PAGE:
Category Archives: Citrix

Assessing Dell’s Layer 4-7 Options

As it continues to integrate and assimilate its acquisition of Force10 Networks, Dell is thinking about its next networking move.

Based on what has been said recently by Dario Zamarian, Dell’s GM and SVP of networking, the company definitely will be making that move soon. In an article covering Dell’s transition from box pusher to data-center and cloud contender, Zamarian told Fritz Nelson of InformationWeek that “Dell needs to offer Layer 4 and Layer 7 network services, citing security, load balancing, and overall orchestration as its areas of emphasis.”

Zamarian didn’t say whether the move into Layer 4-7 network services would occur through acquisition, internal development, or partnership. However, as I invoke deductive reasoning that would make Sherlock Holmes green with envy (or not), I think it’s safe to conclude an acquisition is the most likely route.

F5 Connection

Why? Well, Dell already has partnerships that cover Layer 4-7 services. F5 Networks, the leader in the application-delivery controllers (ADCs), is a significant Dell partner in the Layer 4-7 sphere. Dell and F5 have partnered for 10 years, and Dell bills itself as the largest reseller of F5 solutions. If you consider what Zamarian described as Dell’s next networking priority, F5 certainly fits the bill.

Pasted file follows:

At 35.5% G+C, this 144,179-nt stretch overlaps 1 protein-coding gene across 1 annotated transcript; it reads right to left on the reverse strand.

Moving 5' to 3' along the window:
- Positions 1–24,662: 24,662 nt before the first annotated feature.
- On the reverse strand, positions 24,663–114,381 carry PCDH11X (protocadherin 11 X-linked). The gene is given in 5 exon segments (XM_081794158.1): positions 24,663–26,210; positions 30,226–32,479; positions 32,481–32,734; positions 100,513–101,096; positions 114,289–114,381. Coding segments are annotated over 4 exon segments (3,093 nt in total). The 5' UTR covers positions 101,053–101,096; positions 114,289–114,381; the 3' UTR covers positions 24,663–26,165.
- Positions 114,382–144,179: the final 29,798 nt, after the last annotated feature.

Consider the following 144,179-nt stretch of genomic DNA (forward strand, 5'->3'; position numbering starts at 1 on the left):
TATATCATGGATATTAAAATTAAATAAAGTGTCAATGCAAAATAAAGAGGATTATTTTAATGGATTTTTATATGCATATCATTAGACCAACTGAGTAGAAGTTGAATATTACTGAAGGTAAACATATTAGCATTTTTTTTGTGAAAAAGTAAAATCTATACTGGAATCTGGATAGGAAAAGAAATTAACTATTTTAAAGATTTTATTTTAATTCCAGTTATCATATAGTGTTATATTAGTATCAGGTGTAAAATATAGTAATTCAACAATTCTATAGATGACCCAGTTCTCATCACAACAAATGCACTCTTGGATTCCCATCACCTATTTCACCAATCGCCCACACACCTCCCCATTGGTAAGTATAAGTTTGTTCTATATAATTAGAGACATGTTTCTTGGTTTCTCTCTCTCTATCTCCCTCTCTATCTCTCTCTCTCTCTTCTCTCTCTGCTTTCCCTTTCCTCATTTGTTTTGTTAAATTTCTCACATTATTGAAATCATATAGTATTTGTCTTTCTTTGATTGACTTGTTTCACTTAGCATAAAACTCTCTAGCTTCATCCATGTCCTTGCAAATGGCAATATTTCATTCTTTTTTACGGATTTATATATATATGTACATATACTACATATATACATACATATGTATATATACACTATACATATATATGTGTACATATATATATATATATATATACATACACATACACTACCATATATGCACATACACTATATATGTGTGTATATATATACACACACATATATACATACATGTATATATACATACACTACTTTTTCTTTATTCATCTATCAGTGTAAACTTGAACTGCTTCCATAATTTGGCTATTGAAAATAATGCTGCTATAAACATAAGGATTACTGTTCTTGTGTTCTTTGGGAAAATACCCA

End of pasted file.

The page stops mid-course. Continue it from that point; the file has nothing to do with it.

There’s one problem. F5 probably isn’t selling at any price Dell would be willing to pay.  As of today, F5 has a market capitalization of more than $8.5 billion. Dell has the cash, about $16 billion and counting, to buy F5 at a premium, but it’s unlikely Dell would be willing to fork over more than $11 billion — which, presuming mutual interest, might be F5’s absolute minimum asking price — to close the deal. Besides, observers have been thinking F5 would be acquired since before the Internet bubble of 2000 burst. It’s not likely to happen this time either.

Dell could see whether one of its other partners, Citrix, is willing to sell its NetScaler business. I’m not sure that’s likely to happen, though. I definitely can’t envision Dell buying Citrix outright. Citrix’s market cap, at more than $13.7 billion, is too high, and there are pieces of the business Dell probably wouldn’t want to own.

Shopping Not Far From Home?

Who else is in the mix? Radware is an F5 competitor that Dell might consider, but I don’t see that happening. Dell’s networking group is based in the Bay Area, and I think they’ll be looking for something closer to home, easier to integrate.